If you've ever done a traceroute from one IOS box to another, you've undoubtedly seen output like this:

R8# traceroute
Tracing the route to
VRF info: (vrf in name/id, vrf out name/id)
  1 4 msec 3 msec 4 msec
  2 4 msec *  0 msec

That msec * msec output. Why is the middle packet always lost?? And why only on the last hop??

This was always something curious to me but not something I ever bothered to learn about. Well it turns out that IOS has a rate limiter that meters the generation of ICMP Unreachable messages. The default setting for the rate limiter is 1 ICMP Unreach every 500ms. Since IOS's traceroute doesn't put a delay between its probe packets, the delay between when receives the first and second probe packets is much less than 500ms. The second packet violates the rate limiter and so drops it.

Why isn't the third packet also dropped? Because the traceroute command waits for 3 seconds (by default) before deciding that a probe packet was lost and generating the next packet. This makes the delay between the second and third packet 3 seconds during which time the rate limiter resets allowing to respond to that third packet.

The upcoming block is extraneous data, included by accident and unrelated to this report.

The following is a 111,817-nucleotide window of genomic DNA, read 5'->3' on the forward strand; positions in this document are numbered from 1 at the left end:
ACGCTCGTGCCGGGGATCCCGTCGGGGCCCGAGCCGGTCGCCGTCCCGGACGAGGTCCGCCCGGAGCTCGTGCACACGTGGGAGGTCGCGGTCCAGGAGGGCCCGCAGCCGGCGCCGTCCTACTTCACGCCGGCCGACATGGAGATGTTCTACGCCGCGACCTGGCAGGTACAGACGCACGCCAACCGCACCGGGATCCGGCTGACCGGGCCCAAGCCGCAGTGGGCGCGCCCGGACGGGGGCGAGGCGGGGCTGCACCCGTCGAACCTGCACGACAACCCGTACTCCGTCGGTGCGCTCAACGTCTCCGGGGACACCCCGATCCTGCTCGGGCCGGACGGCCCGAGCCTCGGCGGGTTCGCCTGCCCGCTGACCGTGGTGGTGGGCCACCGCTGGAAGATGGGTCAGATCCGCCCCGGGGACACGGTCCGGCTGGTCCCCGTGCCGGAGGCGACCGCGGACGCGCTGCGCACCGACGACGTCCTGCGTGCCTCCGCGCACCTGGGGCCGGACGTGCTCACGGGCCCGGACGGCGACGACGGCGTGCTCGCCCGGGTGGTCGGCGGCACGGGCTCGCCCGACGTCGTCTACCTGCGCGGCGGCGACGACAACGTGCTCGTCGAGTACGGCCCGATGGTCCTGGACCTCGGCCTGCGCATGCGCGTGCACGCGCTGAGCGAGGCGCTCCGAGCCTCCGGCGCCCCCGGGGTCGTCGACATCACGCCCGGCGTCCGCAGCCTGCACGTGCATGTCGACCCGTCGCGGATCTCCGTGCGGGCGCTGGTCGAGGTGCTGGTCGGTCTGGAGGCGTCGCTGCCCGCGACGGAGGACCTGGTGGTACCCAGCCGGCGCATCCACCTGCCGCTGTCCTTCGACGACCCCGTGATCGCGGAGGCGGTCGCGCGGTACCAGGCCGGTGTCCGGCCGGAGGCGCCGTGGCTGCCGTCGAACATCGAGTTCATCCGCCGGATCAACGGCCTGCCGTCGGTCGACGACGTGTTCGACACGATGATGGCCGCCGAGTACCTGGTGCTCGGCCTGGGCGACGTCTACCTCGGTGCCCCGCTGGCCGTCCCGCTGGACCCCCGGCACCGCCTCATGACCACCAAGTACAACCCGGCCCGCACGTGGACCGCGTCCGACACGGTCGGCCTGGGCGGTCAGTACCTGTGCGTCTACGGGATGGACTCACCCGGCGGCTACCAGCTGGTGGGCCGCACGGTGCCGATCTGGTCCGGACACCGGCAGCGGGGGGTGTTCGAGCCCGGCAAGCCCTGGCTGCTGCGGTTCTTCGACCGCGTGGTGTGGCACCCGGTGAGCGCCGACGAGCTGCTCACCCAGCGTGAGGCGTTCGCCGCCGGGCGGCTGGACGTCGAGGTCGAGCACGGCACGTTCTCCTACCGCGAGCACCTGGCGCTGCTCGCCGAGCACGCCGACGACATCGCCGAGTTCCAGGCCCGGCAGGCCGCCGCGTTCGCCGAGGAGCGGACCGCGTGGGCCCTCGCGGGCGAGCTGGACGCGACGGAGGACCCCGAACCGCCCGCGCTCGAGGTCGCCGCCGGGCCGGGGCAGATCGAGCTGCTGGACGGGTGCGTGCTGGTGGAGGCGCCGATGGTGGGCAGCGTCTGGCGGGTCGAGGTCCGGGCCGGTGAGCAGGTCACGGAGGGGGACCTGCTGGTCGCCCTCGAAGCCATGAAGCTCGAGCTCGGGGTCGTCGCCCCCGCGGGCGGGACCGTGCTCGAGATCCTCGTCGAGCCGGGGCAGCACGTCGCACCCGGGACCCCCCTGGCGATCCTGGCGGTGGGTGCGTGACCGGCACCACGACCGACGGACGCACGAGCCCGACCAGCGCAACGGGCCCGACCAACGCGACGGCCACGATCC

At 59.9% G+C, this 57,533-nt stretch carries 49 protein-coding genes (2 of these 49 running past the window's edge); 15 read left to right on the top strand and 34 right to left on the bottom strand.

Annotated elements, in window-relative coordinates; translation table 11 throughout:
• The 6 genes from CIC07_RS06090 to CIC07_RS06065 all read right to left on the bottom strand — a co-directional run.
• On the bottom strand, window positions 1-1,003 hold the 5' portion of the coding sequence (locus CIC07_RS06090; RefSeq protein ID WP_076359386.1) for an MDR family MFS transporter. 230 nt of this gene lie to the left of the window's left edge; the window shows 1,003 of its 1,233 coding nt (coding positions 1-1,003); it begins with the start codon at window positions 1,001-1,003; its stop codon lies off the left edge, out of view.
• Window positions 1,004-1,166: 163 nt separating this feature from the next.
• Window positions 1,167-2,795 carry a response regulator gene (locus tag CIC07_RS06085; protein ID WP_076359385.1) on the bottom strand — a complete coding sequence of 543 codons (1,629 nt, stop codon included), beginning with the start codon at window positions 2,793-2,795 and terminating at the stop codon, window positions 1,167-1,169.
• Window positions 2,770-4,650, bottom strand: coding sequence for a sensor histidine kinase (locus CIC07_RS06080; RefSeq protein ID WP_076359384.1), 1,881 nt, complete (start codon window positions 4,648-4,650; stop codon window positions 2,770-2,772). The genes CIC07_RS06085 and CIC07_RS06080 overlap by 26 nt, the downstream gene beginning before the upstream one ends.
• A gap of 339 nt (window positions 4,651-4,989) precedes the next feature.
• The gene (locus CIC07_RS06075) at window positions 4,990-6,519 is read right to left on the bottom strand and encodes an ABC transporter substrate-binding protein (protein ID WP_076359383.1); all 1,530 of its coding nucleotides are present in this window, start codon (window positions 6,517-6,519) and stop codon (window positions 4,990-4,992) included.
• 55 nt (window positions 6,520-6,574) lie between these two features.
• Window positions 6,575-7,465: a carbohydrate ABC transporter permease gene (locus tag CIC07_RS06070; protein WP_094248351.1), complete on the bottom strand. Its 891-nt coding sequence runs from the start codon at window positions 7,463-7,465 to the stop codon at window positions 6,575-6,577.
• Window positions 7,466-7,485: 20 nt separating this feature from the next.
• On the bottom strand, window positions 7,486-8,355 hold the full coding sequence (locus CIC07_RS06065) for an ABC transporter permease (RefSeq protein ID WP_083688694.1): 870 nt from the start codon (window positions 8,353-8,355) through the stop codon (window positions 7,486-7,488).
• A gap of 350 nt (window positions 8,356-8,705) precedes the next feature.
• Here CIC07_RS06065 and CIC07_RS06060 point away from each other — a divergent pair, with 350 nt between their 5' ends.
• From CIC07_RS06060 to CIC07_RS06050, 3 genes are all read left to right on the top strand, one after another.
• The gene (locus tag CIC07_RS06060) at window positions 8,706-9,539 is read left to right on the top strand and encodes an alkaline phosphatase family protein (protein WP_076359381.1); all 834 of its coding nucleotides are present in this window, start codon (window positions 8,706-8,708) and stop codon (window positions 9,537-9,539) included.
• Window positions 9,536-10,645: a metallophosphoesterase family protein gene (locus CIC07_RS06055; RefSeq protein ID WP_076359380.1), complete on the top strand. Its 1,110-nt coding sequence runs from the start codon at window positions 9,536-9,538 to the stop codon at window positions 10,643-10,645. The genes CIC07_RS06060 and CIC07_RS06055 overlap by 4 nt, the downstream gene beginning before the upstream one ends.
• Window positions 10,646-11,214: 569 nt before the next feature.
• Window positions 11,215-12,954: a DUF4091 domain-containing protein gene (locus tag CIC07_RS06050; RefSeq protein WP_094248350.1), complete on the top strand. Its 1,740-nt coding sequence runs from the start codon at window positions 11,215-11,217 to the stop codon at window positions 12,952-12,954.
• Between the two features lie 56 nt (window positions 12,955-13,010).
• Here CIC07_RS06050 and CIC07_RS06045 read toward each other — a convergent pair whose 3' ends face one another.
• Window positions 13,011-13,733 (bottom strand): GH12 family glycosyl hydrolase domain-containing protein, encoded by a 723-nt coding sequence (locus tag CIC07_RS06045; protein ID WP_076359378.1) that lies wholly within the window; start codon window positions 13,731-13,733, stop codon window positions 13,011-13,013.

Why doesn't also drop the second packet? Because the probe packets aren't actually destined to, they're only transiting that router. Before IOS forwards a packet onwards, it decrements the Time To Live in the IP header. If the TTL is 0 after it's decremented, IOS tosses the packet away and issues an ICMP Time Exceeded message. The Time Exceeded message is not subject to the rate limiter. The rate limiter is only applicable to ICMP Unreachable packets and ICMP Unreachables will only be generated by the host that the traceroute is directed to.

The command to modify the rate limiter's behavior is:

(config)# ip icmp rate-limit unreachable <ms>

Where msis the time interval in milliseconds over which 1 ICMP Unreach will be sent. Eg, if you want to raise the ICMP Unreach rate to 5 per second, you would use an ms value of 200.

This rate limiter is also responsible for the "U.U.U" output you see when you ping a router that has an ACL applied on the interface that denies ICMP. The "U" responses are the ICMP Unreachables coming back and the "." responses are actually indicating the remote router did not reply at all. By adjusting the rate limiter, the remote router can be made to reply to every ping packet.

Type escape sequence to abort.
Sending 5, 100-byte ICMP Echos to, timeout is 2 seconds:
Success rate is 0 percent (0/5)

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Disclaimer: The opinions and information expressed in this blog article are my own and not necessarily those of Cisco Systems.